The state of Tennessee saw domestic captive insurance companies exceed $1 billion in written premiums in 2017 for the first time – a milestone for Tennessee’s burgeoning captive insurance marketplace.
In addition to setting a new benchmark in premiums, the Tennessee Department of Commerce and Insurance (TDCI) approved 52 new risk-bearing entities (RBEs) in 2017, including licensing another captive insurance company that relocated to Tennessee from outside the U.S.
A captive insurance company represents an option for many corporations and groups wanting to take financial control and manage risks by underwriting their own insurance. TDCI’s Insurance Division is responsible for properly regulating Tennessee’s captive insurance industry.
“Not only are the size of new captives increasing, we are seeing the maturation of the captive insurance marketplace,” said Director of Captive Insurance Michael Corbett. “Captive owners are discovering better ways to manage risk through their existing program and are putting more risk, and therefore more premiums, into their captives.”
Tennessee’s captive industry has grown both in company size and licensees every year since 2011 when Tennessee Governor Bill Haslam signed legislation that revamped Tennessee’s regulation of captive companies. In fiscal year 2017, total premiums from captive insurers grew by 54 percent to more than $1 billion.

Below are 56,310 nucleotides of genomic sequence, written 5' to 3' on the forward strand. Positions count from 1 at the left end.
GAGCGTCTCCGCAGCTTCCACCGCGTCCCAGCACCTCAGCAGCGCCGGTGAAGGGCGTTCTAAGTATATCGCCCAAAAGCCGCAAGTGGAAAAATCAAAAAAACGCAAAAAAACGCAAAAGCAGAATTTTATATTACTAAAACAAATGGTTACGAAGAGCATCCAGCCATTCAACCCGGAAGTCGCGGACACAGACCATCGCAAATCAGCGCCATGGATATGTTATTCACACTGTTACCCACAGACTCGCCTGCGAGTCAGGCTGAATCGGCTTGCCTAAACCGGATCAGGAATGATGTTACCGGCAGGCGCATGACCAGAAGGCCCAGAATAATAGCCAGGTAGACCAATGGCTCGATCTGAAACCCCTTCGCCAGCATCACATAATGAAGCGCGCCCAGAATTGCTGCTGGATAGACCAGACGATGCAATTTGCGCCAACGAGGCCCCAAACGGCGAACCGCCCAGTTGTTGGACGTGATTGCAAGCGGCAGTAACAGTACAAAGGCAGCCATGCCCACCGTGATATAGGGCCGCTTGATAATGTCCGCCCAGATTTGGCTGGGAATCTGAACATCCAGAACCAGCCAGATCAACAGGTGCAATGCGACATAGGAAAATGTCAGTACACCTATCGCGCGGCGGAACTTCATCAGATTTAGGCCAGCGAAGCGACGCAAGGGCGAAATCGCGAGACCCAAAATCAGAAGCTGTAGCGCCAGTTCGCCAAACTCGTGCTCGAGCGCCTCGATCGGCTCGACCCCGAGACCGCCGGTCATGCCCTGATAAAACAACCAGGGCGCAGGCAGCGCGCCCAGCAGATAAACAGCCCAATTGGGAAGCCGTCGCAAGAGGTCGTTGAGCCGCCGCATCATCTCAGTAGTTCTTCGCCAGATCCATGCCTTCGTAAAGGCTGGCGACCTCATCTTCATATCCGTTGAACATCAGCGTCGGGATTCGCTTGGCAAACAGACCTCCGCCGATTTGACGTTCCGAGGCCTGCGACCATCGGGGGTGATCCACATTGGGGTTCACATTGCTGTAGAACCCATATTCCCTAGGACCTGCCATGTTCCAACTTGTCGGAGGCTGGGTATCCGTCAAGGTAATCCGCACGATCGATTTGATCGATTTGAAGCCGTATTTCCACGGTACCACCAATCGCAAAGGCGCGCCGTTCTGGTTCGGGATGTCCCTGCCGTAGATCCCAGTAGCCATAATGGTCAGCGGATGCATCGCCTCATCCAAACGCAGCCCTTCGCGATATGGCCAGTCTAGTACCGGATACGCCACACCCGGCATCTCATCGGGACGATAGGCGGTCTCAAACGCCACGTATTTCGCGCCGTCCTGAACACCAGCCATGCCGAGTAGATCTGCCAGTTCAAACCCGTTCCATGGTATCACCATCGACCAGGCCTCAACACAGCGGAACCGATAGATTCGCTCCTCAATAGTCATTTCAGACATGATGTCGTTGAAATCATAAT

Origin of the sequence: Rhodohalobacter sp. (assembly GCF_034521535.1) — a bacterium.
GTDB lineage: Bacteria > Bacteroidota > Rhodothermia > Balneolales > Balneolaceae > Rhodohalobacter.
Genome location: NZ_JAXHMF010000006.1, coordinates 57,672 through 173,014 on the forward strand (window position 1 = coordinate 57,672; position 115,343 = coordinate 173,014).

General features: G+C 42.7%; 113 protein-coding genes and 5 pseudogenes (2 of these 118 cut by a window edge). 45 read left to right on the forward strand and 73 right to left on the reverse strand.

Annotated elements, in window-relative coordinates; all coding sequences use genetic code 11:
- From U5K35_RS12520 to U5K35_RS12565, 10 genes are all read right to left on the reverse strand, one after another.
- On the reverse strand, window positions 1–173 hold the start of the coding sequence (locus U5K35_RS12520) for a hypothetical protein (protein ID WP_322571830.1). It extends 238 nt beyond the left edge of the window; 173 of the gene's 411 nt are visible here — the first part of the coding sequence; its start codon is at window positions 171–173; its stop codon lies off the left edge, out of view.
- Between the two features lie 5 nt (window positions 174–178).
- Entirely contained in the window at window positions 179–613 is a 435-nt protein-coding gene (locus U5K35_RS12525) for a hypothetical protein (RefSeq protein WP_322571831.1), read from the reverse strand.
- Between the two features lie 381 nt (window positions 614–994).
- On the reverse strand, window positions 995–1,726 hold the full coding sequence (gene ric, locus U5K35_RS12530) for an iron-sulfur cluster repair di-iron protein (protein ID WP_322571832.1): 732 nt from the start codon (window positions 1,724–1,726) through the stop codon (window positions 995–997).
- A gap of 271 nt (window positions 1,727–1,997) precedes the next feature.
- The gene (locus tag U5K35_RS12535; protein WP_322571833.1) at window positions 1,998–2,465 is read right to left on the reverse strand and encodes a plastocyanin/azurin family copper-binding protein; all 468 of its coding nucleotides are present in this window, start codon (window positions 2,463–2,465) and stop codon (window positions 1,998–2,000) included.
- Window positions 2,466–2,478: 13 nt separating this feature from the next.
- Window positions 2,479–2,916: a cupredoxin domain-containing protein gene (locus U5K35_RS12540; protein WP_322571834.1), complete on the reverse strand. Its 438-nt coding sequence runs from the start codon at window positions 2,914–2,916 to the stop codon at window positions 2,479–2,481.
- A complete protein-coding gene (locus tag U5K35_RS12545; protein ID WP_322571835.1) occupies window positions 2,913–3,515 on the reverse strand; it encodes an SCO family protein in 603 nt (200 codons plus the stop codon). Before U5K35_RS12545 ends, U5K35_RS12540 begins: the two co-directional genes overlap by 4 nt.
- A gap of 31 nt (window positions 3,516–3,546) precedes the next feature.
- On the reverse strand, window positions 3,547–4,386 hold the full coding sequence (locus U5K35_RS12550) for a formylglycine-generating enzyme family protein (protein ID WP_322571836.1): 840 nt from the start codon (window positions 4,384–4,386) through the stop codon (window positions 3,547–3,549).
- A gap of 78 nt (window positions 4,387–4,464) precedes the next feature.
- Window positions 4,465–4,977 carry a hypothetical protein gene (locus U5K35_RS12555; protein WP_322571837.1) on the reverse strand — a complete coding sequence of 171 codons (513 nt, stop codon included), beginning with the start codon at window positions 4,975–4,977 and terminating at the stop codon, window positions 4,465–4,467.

The captive insurance industry has created jobs with total direct and indirect spending and investment approaching an estimated $700 million annually in Tennessee, including an estimated $3.1 million in state revenues projected to be generated in fiscal year 2018.
The state’s new captives are comprised of nine “pure” captives, meaning an insurance company with one owner, four protected cell captives and 39 cell companies. To date, companies have moved to Tennessee from Bermuda, Delaware, Montana, Nevada, South Carolina, South Dakota, Vermont, and Cayman, St. Kitts and Nevis in the Caribbean.
At the end of 2017, Tennessee had 591 RBEs representing a nine percent increase over the number of RBEs in 2016. Four years ago, Tennessee only had two captive insurance companies.
“Tennessee’s reputation as a business friendly state has helped us become one of the first states now mentioned when corporations discuss where to establish a captive insurance company,” said TDCI Commissioner Julie Mix McPeak. “We are proud that our responsible growth and regulation has resulted in the creation of new jobs and a reported economic impact of over $692 million.”
Source: Tennessee Department of Commerce and Insurance
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